Synagogue membership has stopped declining in Britain, due to a rise in the number of fervently Orthodox Jews.
Membership numbers for central Orthodox and liberal synagogues are still down from five years ago, according to a new survey by the Board of Deputies and the Institute for Jewish Policy Research.
But the numbers of haredim, or fervently Orthodox Jews, have more than doubled since 2005, from 4.5 percent to 10.9 percent of British Jews who are synagogue members, according to the survey.
Central Orthodox—equivalent to North America’s modern Orthodox—and Sephardim now make up 58.2 percent of the British Jewish population, down from 69.6 percent.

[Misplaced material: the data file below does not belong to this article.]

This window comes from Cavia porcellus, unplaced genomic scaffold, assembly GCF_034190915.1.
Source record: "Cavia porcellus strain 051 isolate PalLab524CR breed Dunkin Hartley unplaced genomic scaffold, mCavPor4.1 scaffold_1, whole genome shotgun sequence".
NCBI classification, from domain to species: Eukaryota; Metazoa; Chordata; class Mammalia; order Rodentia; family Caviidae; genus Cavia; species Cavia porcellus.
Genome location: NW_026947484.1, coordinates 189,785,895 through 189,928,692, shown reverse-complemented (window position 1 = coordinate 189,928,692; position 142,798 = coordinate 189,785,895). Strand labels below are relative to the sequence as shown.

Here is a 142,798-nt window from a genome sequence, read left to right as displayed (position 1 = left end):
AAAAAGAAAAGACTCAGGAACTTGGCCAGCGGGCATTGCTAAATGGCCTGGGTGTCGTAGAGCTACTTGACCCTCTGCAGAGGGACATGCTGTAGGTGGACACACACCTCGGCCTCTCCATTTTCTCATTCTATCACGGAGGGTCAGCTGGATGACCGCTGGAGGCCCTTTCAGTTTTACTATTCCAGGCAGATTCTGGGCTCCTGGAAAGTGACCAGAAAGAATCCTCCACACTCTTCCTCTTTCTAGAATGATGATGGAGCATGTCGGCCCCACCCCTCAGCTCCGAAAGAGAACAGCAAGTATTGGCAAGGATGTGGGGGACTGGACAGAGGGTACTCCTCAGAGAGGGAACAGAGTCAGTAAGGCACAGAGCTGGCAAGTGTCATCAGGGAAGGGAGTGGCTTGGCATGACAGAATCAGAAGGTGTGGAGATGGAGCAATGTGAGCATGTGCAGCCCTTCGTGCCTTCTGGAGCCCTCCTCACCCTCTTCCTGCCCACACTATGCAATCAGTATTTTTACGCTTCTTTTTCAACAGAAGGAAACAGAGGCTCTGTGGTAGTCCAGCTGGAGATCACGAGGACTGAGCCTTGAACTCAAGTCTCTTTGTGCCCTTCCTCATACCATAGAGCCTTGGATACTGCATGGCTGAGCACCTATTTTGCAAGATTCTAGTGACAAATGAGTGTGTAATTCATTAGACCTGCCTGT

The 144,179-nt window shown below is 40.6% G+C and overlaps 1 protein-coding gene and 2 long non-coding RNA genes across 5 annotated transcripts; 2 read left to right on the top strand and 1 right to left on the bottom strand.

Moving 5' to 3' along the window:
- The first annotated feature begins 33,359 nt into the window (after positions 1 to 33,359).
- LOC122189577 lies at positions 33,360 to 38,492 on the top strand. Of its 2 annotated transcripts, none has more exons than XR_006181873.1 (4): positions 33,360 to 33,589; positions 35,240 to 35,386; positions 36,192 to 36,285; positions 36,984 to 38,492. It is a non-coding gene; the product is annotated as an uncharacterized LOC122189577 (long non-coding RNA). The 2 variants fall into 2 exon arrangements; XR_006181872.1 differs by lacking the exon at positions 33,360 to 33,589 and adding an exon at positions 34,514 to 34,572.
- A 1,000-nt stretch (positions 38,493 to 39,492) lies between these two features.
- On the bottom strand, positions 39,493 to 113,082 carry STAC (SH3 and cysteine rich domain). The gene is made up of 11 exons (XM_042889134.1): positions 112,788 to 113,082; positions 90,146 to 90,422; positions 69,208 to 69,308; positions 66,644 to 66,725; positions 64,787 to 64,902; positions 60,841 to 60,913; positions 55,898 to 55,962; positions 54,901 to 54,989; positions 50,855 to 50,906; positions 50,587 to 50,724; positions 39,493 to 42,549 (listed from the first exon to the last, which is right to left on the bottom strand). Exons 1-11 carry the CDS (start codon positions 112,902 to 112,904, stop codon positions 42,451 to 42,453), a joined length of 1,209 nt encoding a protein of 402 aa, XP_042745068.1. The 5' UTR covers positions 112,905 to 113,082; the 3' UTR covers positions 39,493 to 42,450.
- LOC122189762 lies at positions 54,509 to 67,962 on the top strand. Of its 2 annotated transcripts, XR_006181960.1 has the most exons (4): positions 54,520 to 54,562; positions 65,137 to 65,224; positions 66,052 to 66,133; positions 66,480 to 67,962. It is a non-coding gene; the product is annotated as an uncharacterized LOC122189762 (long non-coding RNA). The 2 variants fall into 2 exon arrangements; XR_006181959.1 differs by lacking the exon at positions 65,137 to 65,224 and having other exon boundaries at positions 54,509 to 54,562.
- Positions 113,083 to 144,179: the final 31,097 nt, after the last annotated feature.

Britain’s non-Orthodox Jewish community, comprising Liberals, Masorti and Reform Jews, increased as a percentage of the total to 31 percent, even though their raw numbers decreased, due to the surge in growth of the haredi movements.
Nearly three-quarters of British Jews belong to a synagogue, the survey reports. That, however, represents a 20-year decline from 110,000 households in 1990 versus 83,000 today.
The authors say that later marriages among non-haredi Jews, and the resultant drop in the Jewish birthrate, may be affecting those figures.